Technology vendors haven’t helped the situation. They have mostly built their platforms around central core functions (like Eloqua and Marketo focus on email). The problem is that consumers interact with brands in a much more organic manner and can’t be counted on to behave the way these tool vendors would like them to. While the tools themselves may be operationally efficient, they rarely are architected to handle the consumers hopping across channels and devices, trying to obscure themselves as they complete their initial research, etc.
For example, when I am researching a product or service, I often want my initial interactions with a brand to be anonymous. When I get to a gated piece of content, I often give up and leave the page or enter bogus contact information so that I don’t end up with a deluge of calls and emails from sales. When I do offer up my accurate contact information, I expect it to be used to improve my experience. I do not expect to come back to the site for more content, only to have to fill out the same form again. What marketers often don’t realize is that by disrupting my journey with unwanted forms, misuse of my data, etc., they actually have to work harder to regain my attention later—if they can at all. Technology should be aligned to facilitate a smooth journey across channels and devices, which can’t be done in functional silos.
Your Customer Should Drive Your Martech Strategy
What does this mean to me as I develop Harte Hanks’ technology stack? It means that I constantly must put myself in your shoes (you are, after all, my prospect or client!). I must ask myself if the experience we have put in place is the engagement you expect. If the answer is no, it’s time to ask if we have the all right technology pieces in place—we might have a gap in capabilities that needs filling. It may also be that we have the right capabilities, but haven’t evolved the ecosystem as whole to work to your benefit. At the end of the day, that decision-making process begins by giving you, the prospect or client, a seat at the table in designing the ecosystem.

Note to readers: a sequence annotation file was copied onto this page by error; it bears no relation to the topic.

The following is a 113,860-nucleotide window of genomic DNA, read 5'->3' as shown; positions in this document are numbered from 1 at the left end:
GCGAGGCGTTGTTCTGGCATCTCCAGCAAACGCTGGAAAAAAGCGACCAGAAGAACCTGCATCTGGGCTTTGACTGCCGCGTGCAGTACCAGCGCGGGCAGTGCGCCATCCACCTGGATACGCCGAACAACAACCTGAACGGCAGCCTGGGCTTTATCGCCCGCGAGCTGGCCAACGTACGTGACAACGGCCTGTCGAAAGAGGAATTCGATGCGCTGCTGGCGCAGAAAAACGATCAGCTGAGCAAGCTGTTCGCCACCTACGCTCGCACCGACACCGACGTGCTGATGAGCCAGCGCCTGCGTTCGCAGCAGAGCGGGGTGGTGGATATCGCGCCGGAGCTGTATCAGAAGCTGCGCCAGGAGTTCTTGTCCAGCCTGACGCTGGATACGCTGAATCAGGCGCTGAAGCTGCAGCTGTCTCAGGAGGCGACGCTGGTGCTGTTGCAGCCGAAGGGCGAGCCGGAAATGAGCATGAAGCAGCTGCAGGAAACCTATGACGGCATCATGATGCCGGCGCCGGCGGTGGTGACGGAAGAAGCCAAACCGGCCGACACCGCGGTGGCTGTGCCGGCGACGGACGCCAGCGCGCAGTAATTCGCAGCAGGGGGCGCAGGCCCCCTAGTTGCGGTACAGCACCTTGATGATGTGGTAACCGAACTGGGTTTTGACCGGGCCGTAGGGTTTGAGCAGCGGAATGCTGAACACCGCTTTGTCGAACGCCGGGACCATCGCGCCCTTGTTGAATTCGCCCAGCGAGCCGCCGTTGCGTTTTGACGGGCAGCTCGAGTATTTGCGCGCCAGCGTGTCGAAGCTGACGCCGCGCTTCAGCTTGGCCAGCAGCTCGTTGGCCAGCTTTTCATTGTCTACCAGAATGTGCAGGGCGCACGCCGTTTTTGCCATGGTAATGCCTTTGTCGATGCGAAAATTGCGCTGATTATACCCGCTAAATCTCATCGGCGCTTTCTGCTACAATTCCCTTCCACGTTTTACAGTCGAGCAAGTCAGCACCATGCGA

Use Machines to Make Marketing Human Again
Machines have made us lazy. It has become so easy to reach mass audiences of consumers with digital tools like email, search and display ads that we have become de-sensitized to the impact our never-ending quest for metrics improvement has had on our relationship with consumers.
But machines also have the power to make us human again. It’s our job to bring the human back to marketing—and technology plays a leading role in achieving this vision. To create a martech ecosystem that enables human marketing at scale, companies need to find those few key people that can see the big picture while also understanding the technology. If you don’t have someone in house who can fill that role, look for a partner that can bring that skill set to the table.
The machines have risen, but with the right mindset and team members, it is possible to tame them. It is possible to evolve your technology ecosystem into something you are proud to talk about—rather than something that causes frustration every month when you get the bill.